PACIFIC OCEAN (NNS) -- USS Nimitz (CVN 68) took on more than 900,000 gallons of 50-50 biofuel in preparation for the Navy's Great Green Fleet demonstration, July 18.
The fuel will be used for aircraft and other naval surface ships to reduce U.S. dependency on foreign oil by blending traditional petroleum-based fuel and biofuel made up of a mixture of algae oil and waste cooking oil.
"There has been a lot of rigor in our Navy to try to test bio fuel and see how we can be more efficient in terms of how we operate our engines and aircraft," said Rear Adm. Peter Gumataotao, commander Carrier Strike Group 11. "If the biofuel works it can potentially increase our legs in combat maneuverability in terms of our ability to fly longer and sail further."
Nimitz received the fuel delivery July 17, from the Military Sealift Command fleet replenishment oiler USNS Henry J. Kaiser (T-AO 187) using connecting fuel hoses between both of the ships. The fuel will be tested for accuracy and similar properties as unblended fuel in the ship's fuel laboratory.
"This is the last step," said a representative from NAVAIR. "To make this Great Green Fleet possible with the expertise of these sailors, [this evolution] will not be a problem."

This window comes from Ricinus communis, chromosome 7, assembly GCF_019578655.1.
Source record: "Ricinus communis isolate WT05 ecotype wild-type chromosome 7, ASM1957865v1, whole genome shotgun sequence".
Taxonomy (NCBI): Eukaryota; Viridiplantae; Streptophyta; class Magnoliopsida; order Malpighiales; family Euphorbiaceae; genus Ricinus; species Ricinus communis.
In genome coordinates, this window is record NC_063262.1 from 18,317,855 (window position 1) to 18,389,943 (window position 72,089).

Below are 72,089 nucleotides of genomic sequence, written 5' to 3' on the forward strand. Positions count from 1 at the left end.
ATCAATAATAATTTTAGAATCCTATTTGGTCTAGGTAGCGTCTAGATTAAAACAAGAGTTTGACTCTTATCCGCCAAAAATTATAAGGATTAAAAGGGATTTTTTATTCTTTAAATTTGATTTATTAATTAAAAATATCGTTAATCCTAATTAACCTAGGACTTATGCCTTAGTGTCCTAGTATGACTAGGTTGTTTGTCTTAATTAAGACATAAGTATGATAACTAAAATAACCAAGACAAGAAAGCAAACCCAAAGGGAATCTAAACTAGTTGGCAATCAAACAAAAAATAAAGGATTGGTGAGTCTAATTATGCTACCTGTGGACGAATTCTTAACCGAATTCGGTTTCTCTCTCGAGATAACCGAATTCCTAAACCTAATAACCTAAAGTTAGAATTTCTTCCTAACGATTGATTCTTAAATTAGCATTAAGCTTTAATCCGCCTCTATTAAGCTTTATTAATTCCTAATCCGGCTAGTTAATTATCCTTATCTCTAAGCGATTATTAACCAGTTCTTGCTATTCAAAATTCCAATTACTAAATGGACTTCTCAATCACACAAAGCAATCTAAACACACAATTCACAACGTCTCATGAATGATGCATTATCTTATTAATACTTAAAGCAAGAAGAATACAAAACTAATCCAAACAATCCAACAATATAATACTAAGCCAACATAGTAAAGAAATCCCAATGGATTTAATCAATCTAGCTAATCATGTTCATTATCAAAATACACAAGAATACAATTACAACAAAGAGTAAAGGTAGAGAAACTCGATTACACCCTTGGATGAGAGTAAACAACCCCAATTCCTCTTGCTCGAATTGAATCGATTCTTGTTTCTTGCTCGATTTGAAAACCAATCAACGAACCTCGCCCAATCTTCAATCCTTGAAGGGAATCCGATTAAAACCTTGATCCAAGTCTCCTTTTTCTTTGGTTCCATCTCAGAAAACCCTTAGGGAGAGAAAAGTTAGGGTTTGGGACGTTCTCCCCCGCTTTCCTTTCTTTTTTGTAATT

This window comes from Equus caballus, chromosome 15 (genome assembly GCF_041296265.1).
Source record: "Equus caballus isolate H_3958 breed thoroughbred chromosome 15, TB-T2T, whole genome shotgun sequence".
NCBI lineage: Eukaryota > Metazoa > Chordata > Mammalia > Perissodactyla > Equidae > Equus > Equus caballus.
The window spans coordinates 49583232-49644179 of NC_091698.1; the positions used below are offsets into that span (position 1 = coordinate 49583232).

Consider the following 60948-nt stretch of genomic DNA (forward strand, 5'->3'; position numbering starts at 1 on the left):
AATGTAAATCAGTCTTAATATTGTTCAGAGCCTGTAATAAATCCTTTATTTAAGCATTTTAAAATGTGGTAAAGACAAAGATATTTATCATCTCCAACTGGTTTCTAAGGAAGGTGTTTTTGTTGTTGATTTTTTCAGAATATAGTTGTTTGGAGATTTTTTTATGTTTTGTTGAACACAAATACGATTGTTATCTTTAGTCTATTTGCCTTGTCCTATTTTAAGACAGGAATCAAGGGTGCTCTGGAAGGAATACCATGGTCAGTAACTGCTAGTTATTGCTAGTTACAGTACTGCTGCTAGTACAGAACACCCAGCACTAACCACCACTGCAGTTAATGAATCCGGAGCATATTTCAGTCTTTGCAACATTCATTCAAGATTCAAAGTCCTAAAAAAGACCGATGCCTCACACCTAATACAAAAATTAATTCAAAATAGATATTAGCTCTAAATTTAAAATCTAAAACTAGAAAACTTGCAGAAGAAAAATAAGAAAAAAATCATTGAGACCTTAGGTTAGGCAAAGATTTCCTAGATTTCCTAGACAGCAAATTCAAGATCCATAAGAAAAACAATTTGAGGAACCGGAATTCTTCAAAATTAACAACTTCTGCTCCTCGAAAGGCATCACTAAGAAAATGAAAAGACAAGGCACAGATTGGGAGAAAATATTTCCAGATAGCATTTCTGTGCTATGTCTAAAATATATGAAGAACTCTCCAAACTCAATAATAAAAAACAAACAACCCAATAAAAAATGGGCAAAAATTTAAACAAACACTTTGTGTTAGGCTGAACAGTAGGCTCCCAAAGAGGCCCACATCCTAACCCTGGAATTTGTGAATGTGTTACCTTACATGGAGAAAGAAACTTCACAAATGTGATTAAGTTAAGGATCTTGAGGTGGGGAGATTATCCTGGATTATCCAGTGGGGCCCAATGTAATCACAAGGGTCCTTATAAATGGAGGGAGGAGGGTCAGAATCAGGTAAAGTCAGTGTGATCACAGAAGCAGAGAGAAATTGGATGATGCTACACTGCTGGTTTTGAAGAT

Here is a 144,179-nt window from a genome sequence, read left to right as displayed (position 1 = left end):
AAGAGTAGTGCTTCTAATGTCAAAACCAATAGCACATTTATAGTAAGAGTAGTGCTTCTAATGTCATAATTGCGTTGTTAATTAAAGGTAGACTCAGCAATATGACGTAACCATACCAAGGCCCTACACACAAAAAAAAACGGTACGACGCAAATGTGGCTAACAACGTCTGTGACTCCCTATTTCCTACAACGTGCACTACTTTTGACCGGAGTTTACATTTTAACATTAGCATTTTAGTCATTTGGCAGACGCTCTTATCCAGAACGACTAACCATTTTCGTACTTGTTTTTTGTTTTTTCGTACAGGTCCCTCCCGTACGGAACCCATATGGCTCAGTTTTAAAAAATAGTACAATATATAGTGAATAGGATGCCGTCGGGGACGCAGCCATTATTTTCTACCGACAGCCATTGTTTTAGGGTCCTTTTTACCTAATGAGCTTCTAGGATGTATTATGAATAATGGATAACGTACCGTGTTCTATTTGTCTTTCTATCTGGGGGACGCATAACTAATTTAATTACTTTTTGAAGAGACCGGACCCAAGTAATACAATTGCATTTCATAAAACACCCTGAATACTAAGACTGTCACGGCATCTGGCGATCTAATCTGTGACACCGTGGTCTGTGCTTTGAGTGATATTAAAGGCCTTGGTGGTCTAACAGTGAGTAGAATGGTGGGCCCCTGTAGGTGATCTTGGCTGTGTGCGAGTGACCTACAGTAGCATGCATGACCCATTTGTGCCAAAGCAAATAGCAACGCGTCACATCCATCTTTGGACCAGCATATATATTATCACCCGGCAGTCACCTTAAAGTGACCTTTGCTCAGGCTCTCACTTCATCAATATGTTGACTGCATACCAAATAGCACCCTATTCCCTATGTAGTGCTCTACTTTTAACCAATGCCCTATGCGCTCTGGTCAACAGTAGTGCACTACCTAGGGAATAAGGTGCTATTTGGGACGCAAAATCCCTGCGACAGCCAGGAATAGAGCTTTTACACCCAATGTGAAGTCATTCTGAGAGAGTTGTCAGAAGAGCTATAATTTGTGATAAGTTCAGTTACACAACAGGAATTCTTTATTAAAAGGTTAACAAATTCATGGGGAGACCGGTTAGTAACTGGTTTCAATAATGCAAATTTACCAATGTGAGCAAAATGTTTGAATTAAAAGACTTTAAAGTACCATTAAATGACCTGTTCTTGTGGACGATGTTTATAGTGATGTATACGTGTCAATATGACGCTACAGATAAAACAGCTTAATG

The Great Green Fleet demonstration will be attended by the Secretary of the Navy the Honorable Ray Mabus and Chief of Naval Operation Jonathan Greenert.
"It's more than biofuel when you talk about energy efficiency," said Gumataotao. "The bottom line is [the fuel] improves our combat capability and improves the way we fight."
Nimitz is currently underway for participation in Rim of the Pacific (RIMPAC) 2012. RIMPAC 2012 is the 23rd exercise in the series that began in 1971. Twenty-two nations, more than 40 surface ships and submarines, more than 200 aircraft and 25,000 personnel are participating in the RIMPAC exercise from June 29 to Aug. 3, in and around the Hawaiian Islands.
RIMPAC is world's largest international maritime exercise and provides a unique training opportunity that helps participants foster and sustain the cooperative relationships that are critical to ensuring the safety of sea lanes and security on the world's oceans.
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